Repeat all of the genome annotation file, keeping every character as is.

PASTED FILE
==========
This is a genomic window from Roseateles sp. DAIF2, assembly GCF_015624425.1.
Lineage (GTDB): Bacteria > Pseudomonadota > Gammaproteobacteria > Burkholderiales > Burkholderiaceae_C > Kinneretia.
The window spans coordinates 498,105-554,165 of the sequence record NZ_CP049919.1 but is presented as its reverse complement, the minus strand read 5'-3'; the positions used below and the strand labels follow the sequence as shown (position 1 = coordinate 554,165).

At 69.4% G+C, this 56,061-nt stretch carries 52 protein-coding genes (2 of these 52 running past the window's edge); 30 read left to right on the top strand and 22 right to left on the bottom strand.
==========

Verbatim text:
This is a genomic window from Roseateles sp. DAIF2, assembly GCF_015624425.1.
Lineage (GTDB): Bacteria > Pseudomonadota > Gammaproteobacteria > Burkholderiales > Burkholderiaceae_C > Kinneretia.
The window spans coordinates 498,105-554,165 of the sequence record NZ_CP049919.1 but is presented as its reverse complement, the minus strand read 5'-3'; the positions used below and the strand labels follow the sequence as shown (position 1 = coordinate 554,165).

At 69.4% G+C, this 56,061-nt stretch carries 52 protein-coding genes (2 of these 52 running past the window's edge); 30 read left to right on the top strand and 22 right to left on the bottom strand.